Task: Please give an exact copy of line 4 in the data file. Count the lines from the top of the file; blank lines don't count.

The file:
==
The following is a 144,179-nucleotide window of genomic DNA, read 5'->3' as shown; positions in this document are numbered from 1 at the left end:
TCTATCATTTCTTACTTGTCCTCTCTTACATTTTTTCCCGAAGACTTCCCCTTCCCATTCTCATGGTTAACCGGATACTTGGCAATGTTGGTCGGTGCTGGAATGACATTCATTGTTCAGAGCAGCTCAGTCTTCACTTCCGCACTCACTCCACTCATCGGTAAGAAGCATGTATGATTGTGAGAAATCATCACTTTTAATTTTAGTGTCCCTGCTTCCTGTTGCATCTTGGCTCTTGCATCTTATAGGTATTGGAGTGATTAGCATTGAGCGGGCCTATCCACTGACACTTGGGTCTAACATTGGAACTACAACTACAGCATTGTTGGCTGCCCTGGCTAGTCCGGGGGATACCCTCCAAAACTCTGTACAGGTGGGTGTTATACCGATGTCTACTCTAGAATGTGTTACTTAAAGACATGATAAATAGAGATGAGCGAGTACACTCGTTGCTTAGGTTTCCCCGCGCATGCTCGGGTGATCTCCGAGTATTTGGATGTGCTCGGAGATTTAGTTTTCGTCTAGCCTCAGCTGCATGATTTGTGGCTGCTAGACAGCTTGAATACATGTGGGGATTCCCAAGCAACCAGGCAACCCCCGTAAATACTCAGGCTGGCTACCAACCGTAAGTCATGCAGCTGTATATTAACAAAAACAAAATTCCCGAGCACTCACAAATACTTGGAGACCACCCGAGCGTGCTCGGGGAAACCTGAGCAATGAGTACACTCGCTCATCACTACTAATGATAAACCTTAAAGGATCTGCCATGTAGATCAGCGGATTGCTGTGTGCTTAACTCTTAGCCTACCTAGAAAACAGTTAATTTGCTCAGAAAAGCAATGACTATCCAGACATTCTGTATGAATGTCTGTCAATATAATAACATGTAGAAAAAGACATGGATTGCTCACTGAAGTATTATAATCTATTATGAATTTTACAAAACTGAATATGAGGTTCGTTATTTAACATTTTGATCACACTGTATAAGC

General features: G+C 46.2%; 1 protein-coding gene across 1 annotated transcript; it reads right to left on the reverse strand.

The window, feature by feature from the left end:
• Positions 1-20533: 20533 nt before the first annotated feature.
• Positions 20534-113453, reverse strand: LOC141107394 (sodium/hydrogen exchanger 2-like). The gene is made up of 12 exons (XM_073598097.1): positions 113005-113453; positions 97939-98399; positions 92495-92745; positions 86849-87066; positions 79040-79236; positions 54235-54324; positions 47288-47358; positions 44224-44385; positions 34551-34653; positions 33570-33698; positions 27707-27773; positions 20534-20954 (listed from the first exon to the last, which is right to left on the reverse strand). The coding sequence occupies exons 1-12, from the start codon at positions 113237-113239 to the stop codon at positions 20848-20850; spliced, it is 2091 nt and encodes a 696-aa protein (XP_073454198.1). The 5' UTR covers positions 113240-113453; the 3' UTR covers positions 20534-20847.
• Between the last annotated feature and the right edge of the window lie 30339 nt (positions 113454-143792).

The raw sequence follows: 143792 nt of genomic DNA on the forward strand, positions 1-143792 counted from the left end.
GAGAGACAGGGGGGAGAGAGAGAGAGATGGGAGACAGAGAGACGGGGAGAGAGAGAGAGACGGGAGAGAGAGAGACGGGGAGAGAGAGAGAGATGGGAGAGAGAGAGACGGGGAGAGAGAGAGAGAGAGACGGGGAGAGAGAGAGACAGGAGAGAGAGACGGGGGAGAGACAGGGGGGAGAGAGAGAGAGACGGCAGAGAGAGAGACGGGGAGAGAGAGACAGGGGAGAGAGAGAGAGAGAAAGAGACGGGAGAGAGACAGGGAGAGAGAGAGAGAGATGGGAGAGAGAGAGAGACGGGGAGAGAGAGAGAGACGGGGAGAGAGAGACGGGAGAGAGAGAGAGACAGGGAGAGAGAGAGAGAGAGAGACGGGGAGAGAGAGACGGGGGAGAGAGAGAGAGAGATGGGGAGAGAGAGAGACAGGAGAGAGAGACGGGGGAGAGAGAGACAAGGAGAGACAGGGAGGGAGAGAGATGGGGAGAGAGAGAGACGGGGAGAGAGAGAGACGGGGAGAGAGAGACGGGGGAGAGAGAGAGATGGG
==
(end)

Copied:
The window, feature by feature from the left end: